But if I thought there were a lot of cabs on the road in Lima, the proportion doubled in Nazca. Every second car had a taxi sign of some sort on it. In Arequipa, it was even higher. It actually became difficult to notice a private car in the flow of cabs along the roads. In fact, there seemed to be more military vehicles than private cars and more taxis than either. Cusco is a little more restrained – about 50/50 private and taxis, with tour buses outnumbering both at certain times.
The most popular vehicle for a taxi in all the towns, by a long way, is the Daewoo Tico. The good ones appear to be at least ten years old; I don't think they have made them since 2000 anywhere but Egypt. If you think that's too small for a cab - you're right. But I saw five people get into the back seat of one today in Cusco. Every cab I got into had a sign on the dashboard reminding all passengers to wear their seat belts. So far, one cab has had operating seat belts...and the driver looked at me as though I was weird when I buckled up.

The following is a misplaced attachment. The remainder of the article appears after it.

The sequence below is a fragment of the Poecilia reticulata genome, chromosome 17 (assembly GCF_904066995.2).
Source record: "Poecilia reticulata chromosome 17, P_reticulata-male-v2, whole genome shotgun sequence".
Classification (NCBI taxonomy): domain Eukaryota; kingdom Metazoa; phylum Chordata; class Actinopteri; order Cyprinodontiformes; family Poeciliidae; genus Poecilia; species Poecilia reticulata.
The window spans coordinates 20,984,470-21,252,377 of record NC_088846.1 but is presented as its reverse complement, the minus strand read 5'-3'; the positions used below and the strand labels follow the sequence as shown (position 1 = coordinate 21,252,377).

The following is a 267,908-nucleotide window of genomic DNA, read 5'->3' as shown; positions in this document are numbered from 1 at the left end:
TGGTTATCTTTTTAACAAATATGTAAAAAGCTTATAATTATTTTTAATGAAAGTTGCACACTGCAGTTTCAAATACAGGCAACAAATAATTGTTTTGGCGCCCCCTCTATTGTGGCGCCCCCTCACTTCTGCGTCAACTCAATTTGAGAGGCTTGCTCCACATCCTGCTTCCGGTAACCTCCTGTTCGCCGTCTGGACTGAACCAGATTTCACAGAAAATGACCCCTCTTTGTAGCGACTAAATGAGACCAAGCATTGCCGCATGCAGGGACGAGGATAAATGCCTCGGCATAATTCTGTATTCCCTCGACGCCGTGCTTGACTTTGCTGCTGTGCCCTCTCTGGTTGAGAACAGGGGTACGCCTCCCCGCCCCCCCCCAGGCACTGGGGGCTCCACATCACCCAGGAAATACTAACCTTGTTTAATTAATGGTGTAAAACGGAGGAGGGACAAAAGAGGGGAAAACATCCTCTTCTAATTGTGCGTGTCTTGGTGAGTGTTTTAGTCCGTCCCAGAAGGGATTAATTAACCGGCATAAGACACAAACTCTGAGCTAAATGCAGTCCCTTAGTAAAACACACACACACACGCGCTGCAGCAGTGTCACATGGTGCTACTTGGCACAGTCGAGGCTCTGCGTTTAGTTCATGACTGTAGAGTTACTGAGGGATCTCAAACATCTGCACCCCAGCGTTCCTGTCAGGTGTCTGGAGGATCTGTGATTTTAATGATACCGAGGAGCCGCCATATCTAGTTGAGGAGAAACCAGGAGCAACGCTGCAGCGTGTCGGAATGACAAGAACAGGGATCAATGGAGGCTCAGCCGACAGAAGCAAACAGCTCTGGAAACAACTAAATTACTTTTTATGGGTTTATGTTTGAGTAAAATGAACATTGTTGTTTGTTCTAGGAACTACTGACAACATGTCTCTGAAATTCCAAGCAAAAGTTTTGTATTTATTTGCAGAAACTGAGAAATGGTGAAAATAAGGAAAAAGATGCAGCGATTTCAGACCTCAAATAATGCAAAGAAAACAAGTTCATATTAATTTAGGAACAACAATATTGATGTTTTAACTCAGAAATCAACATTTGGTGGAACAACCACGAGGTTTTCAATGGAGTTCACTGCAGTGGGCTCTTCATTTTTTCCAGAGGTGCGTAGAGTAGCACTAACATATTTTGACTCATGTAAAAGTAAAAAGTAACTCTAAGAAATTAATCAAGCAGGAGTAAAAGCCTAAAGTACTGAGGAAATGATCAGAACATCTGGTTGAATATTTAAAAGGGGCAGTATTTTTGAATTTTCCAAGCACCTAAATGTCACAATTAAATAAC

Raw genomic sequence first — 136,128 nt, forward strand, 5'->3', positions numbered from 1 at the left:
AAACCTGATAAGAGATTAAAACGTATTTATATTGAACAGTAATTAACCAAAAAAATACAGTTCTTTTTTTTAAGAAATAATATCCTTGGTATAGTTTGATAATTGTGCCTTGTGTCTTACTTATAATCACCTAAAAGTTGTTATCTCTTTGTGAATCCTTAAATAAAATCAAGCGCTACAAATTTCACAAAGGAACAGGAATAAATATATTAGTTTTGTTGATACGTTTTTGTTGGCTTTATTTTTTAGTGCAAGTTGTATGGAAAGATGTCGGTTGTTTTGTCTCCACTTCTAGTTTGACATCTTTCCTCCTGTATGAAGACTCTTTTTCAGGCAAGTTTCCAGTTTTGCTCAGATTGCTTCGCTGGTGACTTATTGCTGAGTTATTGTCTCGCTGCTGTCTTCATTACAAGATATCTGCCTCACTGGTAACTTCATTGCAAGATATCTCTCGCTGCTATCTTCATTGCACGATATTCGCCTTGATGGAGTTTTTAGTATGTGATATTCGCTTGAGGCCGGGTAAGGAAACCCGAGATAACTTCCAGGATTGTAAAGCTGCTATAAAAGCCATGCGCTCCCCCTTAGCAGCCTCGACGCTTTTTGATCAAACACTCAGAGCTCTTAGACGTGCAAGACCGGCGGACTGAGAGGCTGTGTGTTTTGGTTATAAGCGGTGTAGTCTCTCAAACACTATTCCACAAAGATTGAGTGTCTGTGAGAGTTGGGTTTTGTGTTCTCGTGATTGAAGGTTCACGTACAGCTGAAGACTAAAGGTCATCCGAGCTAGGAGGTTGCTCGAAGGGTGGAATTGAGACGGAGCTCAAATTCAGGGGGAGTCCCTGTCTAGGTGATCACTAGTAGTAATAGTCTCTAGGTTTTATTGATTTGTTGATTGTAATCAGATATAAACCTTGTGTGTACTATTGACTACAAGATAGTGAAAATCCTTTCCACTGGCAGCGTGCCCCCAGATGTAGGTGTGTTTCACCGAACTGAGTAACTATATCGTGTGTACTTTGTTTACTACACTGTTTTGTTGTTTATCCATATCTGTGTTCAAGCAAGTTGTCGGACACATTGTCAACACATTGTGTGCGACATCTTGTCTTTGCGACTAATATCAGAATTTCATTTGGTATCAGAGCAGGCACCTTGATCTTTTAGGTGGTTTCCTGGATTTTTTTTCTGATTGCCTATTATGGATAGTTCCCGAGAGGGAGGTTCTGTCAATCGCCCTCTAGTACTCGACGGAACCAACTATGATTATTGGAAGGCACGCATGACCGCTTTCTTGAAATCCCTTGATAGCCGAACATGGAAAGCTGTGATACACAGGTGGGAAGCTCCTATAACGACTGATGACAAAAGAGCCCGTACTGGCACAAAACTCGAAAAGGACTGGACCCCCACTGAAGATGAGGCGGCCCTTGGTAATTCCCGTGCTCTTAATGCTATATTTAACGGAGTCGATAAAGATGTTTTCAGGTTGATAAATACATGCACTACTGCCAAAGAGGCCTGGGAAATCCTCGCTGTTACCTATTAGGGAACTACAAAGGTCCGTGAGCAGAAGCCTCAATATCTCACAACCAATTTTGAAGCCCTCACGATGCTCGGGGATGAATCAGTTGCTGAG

Puno added an interesting addition to the “transport for hire” fleet. I first noticed three-wheel auto-rickshaws in Arequipa, exactly like the ones on the roads in India. But in Juliaca and Puno there are human powered tricycles. In these the passengers sit in a bench seat up front, replacing the bumper bars if they happen to meet oncoming traffic; the driver pedals behind them. I could see them as a good means of transport for the brave in relatively flat Juliaca, but the operators in hilly Puno must have thighs of steel.
Next, buses. I was very impressed by the buses I took from Lima to Nazca and Nazca to Lima. The first was five hours by day, the second nine hours by night, boarding at 10pm and arriving at 7am.